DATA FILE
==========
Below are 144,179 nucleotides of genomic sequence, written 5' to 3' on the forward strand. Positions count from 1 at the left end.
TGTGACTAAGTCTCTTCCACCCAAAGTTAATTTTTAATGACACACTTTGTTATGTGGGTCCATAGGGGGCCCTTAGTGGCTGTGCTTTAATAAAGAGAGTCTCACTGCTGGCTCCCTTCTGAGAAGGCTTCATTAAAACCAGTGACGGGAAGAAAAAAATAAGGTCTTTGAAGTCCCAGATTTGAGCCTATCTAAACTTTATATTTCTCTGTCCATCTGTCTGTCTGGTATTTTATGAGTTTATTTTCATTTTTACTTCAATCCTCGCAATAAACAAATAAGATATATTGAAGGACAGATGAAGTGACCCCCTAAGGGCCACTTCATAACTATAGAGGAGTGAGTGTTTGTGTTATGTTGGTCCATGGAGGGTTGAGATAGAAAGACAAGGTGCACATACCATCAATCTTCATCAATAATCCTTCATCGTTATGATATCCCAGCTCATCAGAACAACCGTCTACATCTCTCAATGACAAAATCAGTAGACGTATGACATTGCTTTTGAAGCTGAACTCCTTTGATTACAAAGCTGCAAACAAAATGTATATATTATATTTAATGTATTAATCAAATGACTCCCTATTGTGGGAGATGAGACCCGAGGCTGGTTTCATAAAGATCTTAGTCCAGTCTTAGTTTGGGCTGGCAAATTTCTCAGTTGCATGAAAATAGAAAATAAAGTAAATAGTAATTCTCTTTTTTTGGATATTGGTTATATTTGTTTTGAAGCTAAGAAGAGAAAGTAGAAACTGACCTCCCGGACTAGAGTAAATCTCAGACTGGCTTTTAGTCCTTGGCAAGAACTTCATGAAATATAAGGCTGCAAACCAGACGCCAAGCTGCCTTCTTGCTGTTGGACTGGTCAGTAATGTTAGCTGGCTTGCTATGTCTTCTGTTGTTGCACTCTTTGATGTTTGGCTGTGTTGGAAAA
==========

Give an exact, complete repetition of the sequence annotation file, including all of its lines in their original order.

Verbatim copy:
Below are 144,179 nucleotides of genomic sequence, written 5' to 3' on the forward strand. Positions count from 1 at the left end.
TGTGACTAAGTCTCTTCCACCCAAAGTTAATTTTTAATGACACACTTTGTTATGTGGGTCCATAGGGGGCCCTTAGTGGCTGTGCTTTAATAAAGAGAGTCTCACTGCTGGCTCCCTTCTGAGAAGGCTTCATTAAAACCAGTGACGGGAAGAAAAAAATAAGGTCTTTGAAGTCCCAGATTTGAGCCTATCTAAACTTTATATTTCTCTGTCCATCTGTCTGTCTGGTATTTTATGAGTTTATTTTCATTTTTACTTCAATCCTCGCAATAAACAAATAAGATATATTGAAGGACAGATGAAGTGACCCCCTAAGGGCCACTTCATAACTATAGAGGAGTGAGTGTTTGTGTTATGTTGGTCCATGGAGGGTTGAGATAGAAAGACAAGGTGCACATACCATCAATCTTCATCAATAATCCTTCATCGTTATGATATCCCAGCTCATCAGAACAACCGTCTACATCTCTCAATGACAAAATCAGTAGACGTATGACATTGCTTTTGAAGCTGAACTCCTTTGATTACAAAGCTGCAAACAAAATGTATATATTATATTTAATGTATTAATCAAATGACTCCCTATTGTGGGAGATGAGACCCGAGGCTGGTTTCATAAAGATCTTAGTCCAGTCTTAGTTTGGGCTGGCAAATTTCTCAGTTGCATGAAAATAGAAAATAAAGTAAATAGTAATTCTCTTTTTTTGGATATTGGTTATATTTGTTTTGAAGCTAAGAAGAGAAAGTAGAAACTGACCTCCCGGACTAGAGTAAATCTCAGACTGGCTTTTAGTCCTTGGCAAGAACTTCATGAAATATAAGGCTGCAAACCAGACGCCAAGCTGCCTTCTTGCTGTTGGACTGGTCAGTAATGTTAGCTGGCTTGCTATGTCTTCTGTTGTTGCACTCTTTGATGTTTGGCTGTGTTGGAAAA